Work Posts Résumé


Implementation details are faceplam worthy.

Today I woke up early at 7 AM and drove down to the UW Tacoma campus to present at the WAGISA conference. After a coffee, catching up with a couple other attendees, and watching a presentation on tracking road pavement quality over the course of a decade by the City of Arlington it was my turn.

About a year and a half ago I got a new manager and joined a team working on replacing an existing inventory management system called the Road Assets Editor. As we were building the second version of this app the team took to calling it RAE or rae-rae. The original goal was to offer feature parity with the existing app which had a hard retirement date because it was based on Microsoft’s Silverlight framework.

In the end we far surpassed the old app in every way by automating complex workflows that required updating multiple tables with many-to-many relationships and building better guard rails to prevent users from accidentally entering bad data. Most importantly, we made judicious use of caching HTTP requests both in our back-end API and inside our React components so that we could minimize the latency of clicking on buttons that ran queries and dynamically loaded dropdown menus. This was a marked improvement over the old app that was quite slow to interact with at times.

My two coworkers did their sections of the presentation first and then it was time for me to spill the technical bits. I asked the crowd to raise their hands if they had ever built a custom web map using ESRI’s ArcGIS.js library. Of the 40 something people in the room about 5 raised their hands so I did my best not to belabor the programming and focus on the practical bits that other GIS people might enjoy. It seemed to go well, and we had a fun Q&A session at the end.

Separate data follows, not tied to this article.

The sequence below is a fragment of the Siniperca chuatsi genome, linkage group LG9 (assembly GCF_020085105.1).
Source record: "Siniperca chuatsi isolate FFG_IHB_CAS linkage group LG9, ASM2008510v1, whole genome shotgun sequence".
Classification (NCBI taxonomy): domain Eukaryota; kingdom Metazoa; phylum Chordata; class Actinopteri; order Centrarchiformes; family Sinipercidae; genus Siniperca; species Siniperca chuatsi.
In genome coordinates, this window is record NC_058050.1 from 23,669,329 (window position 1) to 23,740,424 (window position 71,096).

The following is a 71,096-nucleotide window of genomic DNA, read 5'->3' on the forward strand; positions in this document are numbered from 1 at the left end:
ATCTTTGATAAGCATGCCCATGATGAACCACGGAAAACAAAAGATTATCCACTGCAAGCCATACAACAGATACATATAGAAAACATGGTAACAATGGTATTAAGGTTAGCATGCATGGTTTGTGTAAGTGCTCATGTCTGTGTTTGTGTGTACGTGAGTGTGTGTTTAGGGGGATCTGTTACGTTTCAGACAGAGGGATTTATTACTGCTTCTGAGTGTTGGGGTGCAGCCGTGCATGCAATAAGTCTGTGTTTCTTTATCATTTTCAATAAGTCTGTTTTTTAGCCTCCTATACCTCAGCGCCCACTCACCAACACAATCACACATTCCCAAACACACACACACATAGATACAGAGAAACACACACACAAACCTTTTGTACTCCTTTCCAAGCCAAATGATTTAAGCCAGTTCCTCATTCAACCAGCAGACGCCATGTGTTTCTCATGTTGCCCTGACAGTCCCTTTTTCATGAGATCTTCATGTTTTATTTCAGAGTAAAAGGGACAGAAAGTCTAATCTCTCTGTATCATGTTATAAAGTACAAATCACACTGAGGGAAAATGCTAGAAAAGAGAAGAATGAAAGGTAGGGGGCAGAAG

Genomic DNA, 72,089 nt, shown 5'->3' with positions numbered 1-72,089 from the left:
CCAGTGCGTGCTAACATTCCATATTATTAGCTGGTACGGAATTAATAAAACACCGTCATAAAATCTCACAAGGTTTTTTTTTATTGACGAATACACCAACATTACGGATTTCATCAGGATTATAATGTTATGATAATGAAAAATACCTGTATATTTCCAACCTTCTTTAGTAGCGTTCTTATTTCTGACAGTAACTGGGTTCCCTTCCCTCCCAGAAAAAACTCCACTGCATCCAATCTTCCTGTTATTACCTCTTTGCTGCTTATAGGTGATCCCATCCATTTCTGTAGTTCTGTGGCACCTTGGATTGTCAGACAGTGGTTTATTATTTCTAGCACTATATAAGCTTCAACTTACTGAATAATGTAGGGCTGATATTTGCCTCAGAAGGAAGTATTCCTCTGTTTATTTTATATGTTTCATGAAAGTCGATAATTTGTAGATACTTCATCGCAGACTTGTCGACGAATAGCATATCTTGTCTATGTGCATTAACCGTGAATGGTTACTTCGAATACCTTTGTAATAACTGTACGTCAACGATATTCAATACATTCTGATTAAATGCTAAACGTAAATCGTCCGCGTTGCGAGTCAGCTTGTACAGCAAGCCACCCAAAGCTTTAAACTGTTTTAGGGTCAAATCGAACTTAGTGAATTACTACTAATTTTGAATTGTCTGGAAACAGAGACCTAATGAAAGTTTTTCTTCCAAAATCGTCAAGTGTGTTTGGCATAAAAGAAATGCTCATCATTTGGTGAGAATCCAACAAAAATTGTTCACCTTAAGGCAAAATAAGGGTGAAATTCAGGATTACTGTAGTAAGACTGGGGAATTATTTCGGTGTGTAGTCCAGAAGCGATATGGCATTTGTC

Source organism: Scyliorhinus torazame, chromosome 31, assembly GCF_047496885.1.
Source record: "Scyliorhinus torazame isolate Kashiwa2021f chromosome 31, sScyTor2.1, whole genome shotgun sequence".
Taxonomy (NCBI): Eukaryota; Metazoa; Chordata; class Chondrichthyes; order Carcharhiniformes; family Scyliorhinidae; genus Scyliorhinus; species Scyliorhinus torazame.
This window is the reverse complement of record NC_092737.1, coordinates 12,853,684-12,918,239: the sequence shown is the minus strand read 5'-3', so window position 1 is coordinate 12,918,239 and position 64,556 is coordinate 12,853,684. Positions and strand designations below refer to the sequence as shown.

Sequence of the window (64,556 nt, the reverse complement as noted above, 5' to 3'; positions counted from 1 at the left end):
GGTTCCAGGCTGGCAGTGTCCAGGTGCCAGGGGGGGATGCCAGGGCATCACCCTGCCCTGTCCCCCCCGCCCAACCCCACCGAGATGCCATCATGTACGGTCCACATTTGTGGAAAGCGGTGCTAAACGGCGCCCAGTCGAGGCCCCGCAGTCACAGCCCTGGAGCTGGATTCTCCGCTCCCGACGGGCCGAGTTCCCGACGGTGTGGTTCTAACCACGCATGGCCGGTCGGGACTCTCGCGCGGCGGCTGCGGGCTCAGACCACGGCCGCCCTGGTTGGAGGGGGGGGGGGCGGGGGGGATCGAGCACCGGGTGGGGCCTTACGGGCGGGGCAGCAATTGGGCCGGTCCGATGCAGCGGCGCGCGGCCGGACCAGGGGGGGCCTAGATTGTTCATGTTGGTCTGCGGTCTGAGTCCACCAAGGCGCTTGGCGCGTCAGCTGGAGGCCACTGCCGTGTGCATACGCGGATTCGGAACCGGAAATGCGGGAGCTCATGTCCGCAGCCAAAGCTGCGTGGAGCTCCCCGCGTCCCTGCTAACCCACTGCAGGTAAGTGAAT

You can read more about RAE here:

Custom Software in Local Government

One question that stuck with me was, “What is your plan for updating and maintaining this completely custom web app?” 🤔 I really don’t know, as I understand it that’s a decision that must be negotiated between my management and the customer. With the way the budgeting and project intake process works inside the County we don’t really do any updates unless the customer is paying for a “Phase 2” or there is some kind of break/fix work that needs to be done by the Operations team.

The organization lacks the ability to offer services in the way that you think about software-as-a-service. Once the product is shipped then it is onto the next one, rather than building a team around a product and then maintaining that team for the constant benefit of that product like you might do in an organization with a different structure or with an open-source library.

Software is treated like an underground sewer pipe on a dead-end street. Unless there is a demonstrated need for an improvement in the quality of the service or an expansion of the capacity, we leave it alone until it fails. At which point we start over from the top by rediscovering and defining the needs of the business that the old broken app was built to support. This is not ideal, but it may be the best we can do in a system built around a two-year budgeting cycle.